More articles from Life Sciences:

nachricht The birth of a new protein
20.10.2017 | University of Arizona

nachricht Building New Moss Factories
20.10.2017 | Albert-Ludwigs-Universität Freiburg im Breisgau

All articles from Life Sciences >>>

The most recent press releases about innovation >>>

Die letzten 5 Focus-News des innovations-reports im Überblick:

Im Focus: Neutron star merger directly observed for the first time

University of Maryland researchers contribute to historic detection of gravitational waves and light created by event

On August 17, 2017, at 12:41:04 UTC, scientists made the first direct observation of a merger between two neutron stars--the dense, collapsed cores that remain...

Im Focus: Breaking: the first light from two neutron stars merging

Seven new papers describe the first-ever detection of light from a gravitational wave source. The event, caused by two neutron stars colliding and merging together, was dubbed GW170817 because it sent ripples through space-time that reached Earth on 2017 August 17. Around the world, hundreds of excited astronomers mobilized quickly and were able to observe the event using numerous telescopes, providing a wealth of new data.

Previous detections of gravitational waves have all involved the merger of two black holes, a feat that won the 2017 Nobel Prize in Physics earlier this month....

Im Focus: Smart sensors for efficient processes

Material defects in end products can quickly result in failures in many areas of industry, and have a massive impact on the safe use of their products. This is why, in the field of quality assurance, intelligent, nondestructive sensor systems play a key role. They allow testing components and parts in a rapid and cost-efficient manner without destroying the actual product or changing its surface. Experts from the Fraunhofer IZFP in Saarbrücken will be presenting two exhibits at the Blechexpo in Stuttgart from 7–10 November 2017 that allow fast, reliable, and automated characterization of materials and detection of defects (Hall 5, Booth 5306).

When quality testing uses time-consuming destructive test methods, it can result in enormous costs due to damaging or destroying the products. And given that...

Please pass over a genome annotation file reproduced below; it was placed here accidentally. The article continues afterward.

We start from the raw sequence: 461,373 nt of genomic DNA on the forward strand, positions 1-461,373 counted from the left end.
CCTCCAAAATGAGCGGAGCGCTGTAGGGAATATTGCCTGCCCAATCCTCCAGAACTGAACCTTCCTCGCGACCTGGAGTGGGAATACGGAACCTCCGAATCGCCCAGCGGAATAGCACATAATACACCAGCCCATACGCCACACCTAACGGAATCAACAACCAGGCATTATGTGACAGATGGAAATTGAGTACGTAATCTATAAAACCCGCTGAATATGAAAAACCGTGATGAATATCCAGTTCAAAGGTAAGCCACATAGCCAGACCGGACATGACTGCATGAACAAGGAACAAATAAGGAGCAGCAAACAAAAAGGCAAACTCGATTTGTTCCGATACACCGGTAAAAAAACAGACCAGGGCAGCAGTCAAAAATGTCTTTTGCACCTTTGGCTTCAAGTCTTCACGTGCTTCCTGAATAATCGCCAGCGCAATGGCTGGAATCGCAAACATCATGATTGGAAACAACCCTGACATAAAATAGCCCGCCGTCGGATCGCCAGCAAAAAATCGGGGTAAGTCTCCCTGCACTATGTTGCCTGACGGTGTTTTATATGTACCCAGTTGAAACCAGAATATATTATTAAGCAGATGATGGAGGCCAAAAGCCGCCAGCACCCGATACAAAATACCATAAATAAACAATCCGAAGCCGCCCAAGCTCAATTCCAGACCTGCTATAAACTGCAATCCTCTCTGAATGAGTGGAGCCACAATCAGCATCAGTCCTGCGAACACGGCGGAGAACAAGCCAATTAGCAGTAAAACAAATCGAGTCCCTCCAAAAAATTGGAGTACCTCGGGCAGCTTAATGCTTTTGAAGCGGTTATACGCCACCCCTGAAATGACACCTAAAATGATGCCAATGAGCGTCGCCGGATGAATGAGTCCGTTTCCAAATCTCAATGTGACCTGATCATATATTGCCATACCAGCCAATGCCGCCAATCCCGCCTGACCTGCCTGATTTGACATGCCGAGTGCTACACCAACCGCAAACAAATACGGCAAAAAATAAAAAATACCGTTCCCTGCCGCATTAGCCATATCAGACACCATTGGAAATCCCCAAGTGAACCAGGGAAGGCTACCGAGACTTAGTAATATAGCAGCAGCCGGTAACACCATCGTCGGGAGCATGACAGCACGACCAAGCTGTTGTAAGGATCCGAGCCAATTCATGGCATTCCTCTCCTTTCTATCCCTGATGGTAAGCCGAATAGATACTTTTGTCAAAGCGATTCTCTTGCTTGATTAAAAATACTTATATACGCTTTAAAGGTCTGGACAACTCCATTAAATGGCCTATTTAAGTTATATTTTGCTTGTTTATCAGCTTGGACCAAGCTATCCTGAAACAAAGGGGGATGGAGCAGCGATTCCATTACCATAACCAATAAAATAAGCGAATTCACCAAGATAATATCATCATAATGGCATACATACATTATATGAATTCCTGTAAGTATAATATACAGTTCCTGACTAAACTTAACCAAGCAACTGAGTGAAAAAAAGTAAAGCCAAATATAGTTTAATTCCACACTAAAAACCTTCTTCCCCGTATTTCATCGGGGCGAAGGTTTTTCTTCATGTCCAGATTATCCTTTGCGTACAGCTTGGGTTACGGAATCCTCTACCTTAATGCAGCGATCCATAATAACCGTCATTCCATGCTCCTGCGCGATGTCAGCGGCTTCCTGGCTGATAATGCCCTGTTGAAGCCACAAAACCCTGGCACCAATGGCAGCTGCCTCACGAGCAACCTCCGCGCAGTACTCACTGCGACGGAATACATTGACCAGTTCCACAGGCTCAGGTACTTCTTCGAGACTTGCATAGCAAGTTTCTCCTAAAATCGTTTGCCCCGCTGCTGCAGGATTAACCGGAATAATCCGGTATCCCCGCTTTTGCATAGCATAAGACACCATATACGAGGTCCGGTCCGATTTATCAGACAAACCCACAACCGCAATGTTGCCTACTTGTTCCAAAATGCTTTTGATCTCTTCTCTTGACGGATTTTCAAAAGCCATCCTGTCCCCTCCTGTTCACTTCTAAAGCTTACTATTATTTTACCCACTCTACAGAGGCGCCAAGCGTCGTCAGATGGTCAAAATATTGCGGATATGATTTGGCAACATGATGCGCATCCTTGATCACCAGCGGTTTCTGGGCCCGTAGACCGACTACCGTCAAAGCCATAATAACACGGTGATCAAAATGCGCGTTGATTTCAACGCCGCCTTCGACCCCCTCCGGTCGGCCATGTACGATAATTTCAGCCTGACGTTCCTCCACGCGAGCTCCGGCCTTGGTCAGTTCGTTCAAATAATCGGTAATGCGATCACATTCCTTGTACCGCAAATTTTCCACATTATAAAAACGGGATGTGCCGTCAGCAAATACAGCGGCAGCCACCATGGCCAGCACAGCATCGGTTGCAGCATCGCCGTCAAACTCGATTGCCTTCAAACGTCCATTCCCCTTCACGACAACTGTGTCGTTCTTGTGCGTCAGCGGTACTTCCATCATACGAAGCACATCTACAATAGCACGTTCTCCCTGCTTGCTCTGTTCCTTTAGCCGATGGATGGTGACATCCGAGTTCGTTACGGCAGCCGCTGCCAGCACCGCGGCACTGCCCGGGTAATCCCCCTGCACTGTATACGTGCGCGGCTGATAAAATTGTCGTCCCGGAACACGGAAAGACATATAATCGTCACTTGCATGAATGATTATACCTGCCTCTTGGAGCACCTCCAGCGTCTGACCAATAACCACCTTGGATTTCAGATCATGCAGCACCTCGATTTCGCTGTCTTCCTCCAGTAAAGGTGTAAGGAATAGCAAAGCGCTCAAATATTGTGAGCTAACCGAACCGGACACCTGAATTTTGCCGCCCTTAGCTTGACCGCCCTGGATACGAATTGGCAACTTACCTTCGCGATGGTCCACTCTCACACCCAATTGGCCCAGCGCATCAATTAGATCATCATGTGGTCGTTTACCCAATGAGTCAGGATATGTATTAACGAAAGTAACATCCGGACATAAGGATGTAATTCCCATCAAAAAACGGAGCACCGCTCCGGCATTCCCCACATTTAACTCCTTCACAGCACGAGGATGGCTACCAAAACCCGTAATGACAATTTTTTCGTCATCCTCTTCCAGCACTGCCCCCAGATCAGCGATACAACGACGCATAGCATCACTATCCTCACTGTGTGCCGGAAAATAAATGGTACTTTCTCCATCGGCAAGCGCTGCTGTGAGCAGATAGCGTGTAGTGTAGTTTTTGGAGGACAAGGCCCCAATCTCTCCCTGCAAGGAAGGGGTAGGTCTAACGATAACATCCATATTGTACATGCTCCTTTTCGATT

Im Focus: Cold molecules on collision course

Using a new cooling technique MPQ scientists succeed at observing collisions in a dense beam of cold and slow dipolar molecules.

How do chemical reactions proceed at extremely low temperatures? The answer requires the investigation of molecular samples that are cold, dense, and slow at...

Im Focus: Shrinking the proton again!

Scientists from the Max Planck Institute of Quantum Optics, using high precision laser spectroscopy of atomic hydrogen, confirm the surprisingly small value of the proton radius determined from muonic hydrogen.

It was one of the breakthroughs of the year 2010: Laser spectroscopy of muonic hydrogen resulted in a value for the proton charge radius that was significantly...

All Focus news of the innovation-report >>>

Anzeige

Anzeige

Event News

ASEAN Member States discuss the future role of renewable energy

17.10.2017 | Event News

World Health Summit 2017: International experts set the course for the future of Global Health

10.10.2017 | Event News

Climate Engineering Conference 2017 Opens in Berlin

10.10.2017 | Event News

 
Latest News

Terahertz spectroscopy goes nano

20.10.2017 | Information Technology

Strange but true: Turning a material upside down can sometimes make it softer

20.10.2017 | Materials Sciences

NRL clarifies valley polarization for electronic and optoelectronic technologies

20.10.2017 | Interdisciplinary Research

VideoLinks
B2B-VideoLinks
More VideoLinks >>>